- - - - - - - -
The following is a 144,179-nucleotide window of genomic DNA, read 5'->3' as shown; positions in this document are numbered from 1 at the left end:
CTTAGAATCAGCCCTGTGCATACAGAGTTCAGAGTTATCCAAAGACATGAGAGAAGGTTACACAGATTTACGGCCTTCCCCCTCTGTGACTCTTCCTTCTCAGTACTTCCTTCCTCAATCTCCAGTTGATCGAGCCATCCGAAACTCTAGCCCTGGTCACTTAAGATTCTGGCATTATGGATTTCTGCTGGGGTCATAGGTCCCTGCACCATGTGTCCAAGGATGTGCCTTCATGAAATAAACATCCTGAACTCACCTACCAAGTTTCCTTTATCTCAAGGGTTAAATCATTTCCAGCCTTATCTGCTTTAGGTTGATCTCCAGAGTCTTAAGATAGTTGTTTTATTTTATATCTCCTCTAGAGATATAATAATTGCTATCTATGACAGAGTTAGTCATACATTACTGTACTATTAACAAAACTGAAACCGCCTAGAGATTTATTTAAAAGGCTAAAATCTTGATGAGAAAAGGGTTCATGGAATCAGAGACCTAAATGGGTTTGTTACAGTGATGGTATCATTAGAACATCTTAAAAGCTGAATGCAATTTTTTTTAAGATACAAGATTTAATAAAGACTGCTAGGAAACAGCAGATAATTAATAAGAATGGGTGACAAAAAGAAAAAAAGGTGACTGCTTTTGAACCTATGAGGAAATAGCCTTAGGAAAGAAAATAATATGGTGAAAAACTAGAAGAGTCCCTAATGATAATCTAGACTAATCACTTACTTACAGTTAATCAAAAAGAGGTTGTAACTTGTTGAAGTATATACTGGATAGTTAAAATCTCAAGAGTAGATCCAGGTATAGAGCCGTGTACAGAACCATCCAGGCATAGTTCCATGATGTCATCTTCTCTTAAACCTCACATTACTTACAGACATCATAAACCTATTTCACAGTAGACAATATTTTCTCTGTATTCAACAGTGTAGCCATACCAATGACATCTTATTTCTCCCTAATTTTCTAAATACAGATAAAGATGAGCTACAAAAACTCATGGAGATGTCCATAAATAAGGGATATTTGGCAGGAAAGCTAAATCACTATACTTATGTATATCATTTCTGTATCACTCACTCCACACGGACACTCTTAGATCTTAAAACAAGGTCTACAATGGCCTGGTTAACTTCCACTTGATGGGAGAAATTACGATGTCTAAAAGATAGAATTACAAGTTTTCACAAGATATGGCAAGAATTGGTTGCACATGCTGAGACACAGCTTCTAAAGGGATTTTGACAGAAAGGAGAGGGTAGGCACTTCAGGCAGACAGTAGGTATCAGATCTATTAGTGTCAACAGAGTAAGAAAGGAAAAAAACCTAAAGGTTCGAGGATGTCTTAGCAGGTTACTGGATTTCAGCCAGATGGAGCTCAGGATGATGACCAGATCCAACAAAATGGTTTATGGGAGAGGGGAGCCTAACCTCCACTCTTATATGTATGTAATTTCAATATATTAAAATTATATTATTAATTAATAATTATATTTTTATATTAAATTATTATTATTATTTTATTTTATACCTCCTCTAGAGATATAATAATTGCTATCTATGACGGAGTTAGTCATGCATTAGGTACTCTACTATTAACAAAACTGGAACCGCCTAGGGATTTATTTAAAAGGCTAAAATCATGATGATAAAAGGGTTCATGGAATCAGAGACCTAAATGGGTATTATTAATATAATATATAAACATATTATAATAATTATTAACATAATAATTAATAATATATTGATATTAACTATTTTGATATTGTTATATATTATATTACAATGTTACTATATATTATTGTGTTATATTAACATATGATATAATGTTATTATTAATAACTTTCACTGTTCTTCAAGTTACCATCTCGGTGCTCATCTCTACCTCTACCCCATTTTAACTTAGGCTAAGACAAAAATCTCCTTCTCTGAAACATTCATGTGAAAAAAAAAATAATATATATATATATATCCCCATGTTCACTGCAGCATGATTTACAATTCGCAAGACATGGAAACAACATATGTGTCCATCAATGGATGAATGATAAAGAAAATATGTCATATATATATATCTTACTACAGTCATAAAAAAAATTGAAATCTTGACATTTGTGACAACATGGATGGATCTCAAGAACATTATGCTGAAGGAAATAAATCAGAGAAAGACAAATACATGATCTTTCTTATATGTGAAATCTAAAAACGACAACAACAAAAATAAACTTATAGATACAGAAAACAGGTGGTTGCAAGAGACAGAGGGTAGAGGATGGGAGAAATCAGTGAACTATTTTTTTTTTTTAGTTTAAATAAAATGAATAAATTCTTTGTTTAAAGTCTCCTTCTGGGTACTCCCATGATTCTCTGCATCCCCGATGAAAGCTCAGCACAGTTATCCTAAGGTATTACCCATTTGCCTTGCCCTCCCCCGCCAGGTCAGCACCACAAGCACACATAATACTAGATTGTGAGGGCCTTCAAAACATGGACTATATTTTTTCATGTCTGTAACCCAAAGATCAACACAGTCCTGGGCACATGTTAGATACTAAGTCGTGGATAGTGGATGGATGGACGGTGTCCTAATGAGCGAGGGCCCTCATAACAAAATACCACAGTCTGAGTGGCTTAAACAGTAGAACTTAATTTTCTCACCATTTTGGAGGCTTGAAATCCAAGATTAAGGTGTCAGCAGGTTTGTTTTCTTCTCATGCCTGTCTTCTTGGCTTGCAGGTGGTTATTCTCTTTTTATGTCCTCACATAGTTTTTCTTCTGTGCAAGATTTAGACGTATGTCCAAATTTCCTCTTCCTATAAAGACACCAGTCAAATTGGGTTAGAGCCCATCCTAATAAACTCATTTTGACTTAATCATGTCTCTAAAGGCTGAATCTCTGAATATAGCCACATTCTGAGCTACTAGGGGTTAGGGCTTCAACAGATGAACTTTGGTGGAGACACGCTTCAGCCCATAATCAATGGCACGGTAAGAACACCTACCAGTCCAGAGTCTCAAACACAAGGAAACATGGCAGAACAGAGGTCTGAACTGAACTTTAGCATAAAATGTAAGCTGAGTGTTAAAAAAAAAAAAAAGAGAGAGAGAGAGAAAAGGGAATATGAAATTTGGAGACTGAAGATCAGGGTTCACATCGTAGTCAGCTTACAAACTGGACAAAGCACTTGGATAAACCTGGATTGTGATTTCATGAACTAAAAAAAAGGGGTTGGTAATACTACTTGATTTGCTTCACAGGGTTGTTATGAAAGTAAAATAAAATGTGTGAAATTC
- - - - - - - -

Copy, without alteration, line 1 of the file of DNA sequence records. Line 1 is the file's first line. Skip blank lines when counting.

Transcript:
The following is a 144,179-nucleotide window of genomic DNA, read 5'->3' as shown; positions in this document are numbered from 1 at the left end: